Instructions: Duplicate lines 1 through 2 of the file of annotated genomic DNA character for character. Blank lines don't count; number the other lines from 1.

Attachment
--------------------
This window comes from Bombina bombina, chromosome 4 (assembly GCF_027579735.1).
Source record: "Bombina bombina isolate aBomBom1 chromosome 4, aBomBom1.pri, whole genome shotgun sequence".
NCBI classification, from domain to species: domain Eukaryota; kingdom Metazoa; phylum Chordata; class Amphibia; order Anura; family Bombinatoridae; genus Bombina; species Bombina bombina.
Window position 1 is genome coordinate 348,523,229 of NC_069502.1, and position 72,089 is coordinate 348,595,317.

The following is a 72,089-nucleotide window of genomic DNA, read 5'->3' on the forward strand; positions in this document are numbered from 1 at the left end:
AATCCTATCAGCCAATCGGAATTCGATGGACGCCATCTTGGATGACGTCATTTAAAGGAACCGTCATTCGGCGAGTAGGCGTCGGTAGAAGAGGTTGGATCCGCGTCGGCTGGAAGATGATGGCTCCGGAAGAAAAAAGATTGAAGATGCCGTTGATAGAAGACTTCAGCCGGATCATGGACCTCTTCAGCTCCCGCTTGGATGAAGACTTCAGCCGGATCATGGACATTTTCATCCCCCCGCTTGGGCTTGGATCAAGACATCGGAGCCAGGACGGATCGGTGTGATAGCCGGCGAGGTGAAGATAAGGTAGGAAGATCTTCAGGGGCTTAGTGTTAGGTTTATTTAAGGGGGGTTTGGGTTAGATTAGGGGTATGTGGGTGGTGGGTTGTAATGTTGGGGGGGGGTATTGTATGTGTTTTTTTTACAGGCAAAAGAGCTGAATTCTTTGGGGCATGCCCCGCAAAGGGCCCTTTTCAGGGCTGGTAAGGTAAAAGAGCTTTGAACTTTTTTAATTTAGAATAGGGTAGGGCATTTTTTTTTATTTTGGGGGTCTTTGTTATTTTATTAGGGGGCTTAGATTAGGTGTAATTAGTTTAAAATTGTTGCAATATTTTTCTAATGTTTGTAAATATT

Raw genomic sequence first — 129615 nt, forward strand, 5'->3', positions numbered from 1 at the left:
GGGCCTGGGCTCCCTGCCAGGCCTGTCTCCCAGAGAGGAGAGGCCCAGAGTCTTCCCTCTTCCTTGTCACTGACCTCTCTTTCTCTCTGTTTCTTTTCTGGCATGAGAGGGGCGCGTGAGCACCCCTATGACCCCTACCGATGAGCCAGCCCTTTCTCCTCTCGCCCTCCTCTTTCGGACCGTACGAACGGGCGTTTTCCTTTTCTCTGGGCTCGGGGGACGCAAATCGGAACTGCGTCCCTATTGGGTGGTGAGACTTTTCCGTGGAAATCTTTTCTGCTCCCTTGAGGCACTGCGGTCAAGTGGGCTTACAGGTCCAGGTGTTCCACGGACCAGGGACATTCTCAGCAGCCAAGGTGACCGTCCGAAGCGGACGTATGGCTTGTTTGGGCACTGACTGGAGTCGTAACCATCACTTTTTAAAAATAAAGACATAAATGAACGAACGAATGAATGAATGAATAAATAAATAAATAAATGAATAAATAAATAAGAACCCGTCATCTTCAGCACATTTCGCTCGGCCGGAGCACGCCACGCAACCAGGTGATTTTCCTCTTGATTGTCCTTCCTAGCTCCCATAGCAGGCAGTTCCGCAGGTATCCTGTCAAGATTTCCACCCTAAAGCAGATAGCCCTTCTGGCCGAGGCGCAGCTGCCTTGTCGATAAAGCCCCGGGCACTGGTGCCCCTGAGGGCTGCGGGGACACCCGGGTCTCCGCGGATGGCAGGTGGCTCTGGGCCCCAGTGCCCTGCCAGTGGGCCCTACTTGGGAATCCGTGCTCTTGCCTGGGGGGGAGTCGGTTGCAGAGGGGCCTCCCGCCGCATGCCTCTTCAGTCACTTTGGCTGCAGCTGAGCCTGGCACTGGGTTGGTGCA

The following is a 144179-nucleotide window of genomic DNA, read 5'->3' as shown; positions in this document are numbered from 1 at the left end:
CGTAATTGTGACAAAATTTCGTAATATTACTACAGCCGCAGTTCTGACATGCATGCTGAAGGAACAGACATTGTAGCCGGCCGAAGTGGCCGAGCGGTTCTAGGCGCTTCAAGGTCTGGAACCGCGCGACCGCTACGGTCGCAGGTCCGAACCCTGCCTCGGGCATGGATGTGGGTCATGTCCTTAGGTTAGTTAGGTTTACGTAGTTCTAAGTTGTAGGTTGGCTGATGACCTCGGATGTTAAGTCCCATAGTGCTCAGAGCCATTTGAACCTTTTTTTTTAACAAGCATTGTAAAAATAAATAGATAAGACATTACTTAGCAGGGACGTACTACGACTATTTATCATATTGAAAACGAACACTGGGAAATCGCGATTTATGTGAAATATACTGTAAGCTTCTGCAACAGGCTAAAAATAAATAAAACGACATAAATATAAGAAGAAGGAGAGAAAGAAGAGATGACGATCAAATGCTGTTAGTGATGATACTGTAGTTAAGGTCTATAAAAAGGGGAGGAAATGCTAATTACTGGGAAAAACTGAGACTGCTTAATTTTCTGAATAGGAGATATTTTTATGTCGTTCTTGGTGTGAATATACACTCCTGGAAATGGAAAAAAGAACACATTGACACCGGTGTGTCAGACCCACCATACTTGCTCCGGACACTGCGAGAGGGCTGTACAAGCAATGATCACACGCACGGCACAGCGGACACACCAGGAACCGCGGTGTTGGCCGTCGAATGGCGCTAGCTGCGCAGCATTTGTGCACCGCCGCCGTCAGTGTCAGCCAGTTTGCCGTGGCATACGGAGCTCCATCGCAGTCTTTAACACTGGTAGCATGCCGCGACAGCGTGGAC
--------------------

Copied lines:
This window comes from Bombina bombina, chromosome 4 (assembly GCF_027579735.1).
Source record: "Bombina bombina isolate aBomBom1 chromosome 4, aBomBom1.pri, whole genome shotgun sequence".